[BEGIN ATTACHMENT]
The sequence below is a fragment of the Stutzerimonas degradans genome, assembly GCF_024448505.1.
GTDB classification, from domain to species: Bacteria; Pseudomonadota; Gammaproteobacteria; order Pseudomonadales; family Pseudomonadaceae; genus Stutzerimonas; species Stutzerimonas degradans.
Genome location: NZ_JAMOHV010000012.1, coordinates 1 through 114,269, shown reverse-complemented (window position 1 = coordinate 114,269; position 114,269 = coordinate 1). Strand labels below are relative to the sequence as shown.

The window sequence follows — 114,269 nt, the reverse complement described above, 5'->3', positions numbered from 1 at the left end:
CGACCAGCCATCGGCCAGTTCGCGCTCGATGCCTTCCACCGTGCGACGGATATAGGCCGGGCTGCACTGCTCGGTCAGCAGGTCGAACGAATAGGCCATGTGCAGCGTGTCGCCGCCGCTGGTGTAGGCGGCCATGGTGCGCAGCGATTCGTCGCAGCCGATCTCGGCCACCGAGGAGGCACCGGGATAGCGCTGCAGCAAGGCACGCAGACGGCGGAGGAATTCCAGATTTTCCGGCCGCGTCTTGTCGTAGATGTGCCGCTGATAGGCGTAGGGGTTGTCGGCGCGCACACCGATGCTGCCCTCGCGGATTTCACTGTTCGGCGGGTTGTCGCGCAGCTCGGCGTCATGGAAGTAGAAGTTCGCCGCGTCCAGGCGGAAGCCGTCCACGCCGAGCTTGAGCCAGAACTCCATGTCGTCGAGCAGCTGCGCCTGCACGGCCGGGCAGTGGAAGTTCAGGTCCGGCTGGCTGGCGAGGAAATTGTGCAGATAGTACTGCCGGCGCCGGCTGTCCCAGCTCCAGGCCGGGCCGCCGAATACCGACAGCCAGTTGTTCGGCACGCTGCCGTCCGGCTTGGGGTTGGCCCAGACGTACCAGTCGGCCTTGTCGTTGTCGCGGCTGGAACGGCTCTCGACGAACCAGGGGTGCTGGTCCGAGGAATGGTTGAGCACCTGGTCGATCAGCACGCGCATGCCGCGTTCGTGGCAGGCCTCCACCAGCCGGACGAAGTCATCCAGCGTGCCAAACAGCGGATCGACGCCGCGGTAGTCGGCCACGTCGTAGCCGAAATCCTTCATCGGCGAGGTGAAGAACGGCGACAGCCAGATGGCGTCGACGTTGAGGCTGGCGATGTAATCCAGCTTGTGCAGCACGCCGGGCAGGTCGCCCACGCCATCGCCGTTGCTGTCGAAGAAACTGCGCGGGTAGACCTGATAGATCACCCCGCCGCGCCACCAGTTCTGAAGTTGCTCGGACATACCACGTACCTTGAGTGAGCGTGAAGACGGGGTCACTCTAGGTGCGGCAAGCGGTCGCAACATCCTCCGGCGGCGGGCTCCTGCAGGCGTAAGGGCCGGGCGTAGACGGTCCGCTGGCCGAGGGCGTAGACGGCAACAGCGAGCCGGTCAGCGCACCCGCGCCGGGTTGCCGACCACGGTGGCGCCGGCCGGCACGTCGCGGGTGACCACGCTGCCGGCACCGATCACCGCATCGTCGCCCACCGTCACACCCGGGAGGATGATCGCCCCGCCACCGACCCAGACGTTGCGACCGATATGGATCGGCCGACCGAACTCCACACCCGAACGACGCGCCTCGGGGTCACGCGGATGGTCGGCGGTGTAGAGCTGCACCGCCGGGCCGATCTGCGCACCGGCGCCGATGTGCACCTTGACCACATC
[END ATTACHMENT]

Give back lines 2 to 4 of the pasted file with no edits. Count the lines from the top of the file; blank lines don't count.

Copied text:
GTDB classification, from domain to species: Bacteria; Pseudomonadota; Gammaproteobacteria; order Pseudomonadales; family Pseudomonadaceae; genus Stutzerimonas; species Stutzerimonas degradans.
Genome location: NZ_JAMOHV010000012.1, coordinates 1 through 114,269, shown reverse-complemented (window position 1 = coordinate 114,269; position 114,269 = coordinate 1). Strand labels below are relative to the sequence as shown.

The window sequence follows — 114,269 nt, the reverse complement described above, 5'->3', positions numbered from 1 at the left end: